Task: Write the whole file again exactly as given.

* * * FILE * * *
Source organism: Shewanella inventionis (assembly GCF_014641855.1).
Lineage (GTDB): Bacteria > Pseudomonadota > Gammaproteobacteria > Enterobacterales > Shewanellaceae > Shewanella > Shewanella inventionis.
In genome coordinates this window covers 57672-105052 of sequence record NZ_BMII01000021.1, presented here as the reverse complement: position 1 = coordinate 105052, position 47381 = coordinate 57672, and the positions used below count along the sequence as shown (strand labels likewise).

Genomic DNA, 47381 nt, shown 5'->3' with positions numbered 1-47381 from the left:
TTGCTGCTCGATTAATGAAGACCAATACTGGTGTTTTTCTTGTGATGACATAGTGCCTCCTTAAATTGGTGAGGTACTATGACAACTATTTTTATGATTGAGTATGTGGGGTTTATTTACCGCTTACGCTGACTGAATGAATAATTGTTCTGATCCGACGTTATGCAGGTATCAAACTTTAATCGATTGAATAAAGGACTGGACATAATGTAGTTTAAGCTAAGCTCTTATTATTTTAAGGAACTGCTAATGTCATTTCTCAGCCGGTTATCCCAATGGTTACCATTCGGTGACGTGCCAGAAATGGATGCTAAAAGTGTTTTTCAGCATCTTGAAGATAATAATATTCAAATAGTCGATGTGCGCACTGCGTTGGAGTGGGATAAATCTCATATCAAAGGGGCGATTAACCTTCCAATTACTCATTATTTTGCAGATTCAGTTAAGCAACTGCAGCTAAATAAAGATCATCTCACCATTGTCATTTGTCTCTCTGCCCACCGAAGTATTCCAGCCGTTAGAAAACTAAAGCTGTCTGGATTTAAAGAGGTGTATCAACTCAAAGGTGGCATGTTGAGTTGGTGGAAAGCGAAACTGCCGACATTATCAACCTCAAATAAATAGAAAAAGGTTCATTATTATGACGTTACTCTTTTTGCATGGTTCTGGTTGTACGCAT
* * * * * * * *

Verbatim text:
Source organism: Shewanella inventionis (assembly GCF_014641855.1).
Lineage (GTDB): Bacteria > Pseudomonadota > Gammaproteobacteria > Enterobacterales > Shewanellaceae > Shewanella > Shewanella inventionis.
In genome coordinates this window covers 57672-105052 of sequence record NZ_BMII01000021.1, presented here as the reverse complement: position 1 = coordinate 105052, position 47381 = coordinate 57672, and the positions used below count along the sequence as shown (strand labels likewise).

Genomic DNA, 47381 nt, shown 5'->3' with positions numbered 1-47381 from the left:
TTGCTGCTCGATTAATGAAGACCAATACTGGTGTTTTTCTTGTGATGACATAGTGCCTCCTTAAATTGGTGAGGTACTATGACAACTATTTTTATGATTGAGTATGTGGGGTTTATTTACCGCTTACGCTGACTGAATGAATAATTGTTCTGATCCGACGTTATGCAGGTATCAAACTTTAATCGATTGAATAAAGGACTGGACATAATGTAGTTTAAGCTAAGCTCTTATTATTTTAAGGAACTGCTAATGTCATTTCTCAGCCGGTTATCCCAATGGTTACCATTCGGTGACGTGCCAGAAATGGATGCTAAAAGTGTTTTTCAGCATCTTGAAGATAATAATATTCAAATAGTCGATGTGCGCACTGCGTTGGAGTGGGATAAATCTCATATCAAAGGGGCGATTAACCTTCCAATTACTCATTATTTTGCAGATTCAGTTAAGCAACTGCAGCTAAATAAAGATCATCTCACCATTGTCATTTGTCTCTCTGCCCACCGAAGTATTCCAGCCGTTAGAAAACTAAAGCTGTCTGGATTTAAAGAGGTGTATCAACTCAAAGGTGGCATGTTGAGTTGGTGGAAAGCGAAACTGCCGACATTATCAACCTCAAATAAATAGAAAAAGGTTCATTATTATGACGTTACTCTTTTTGCATGGTTCTGGTTGTACGCAT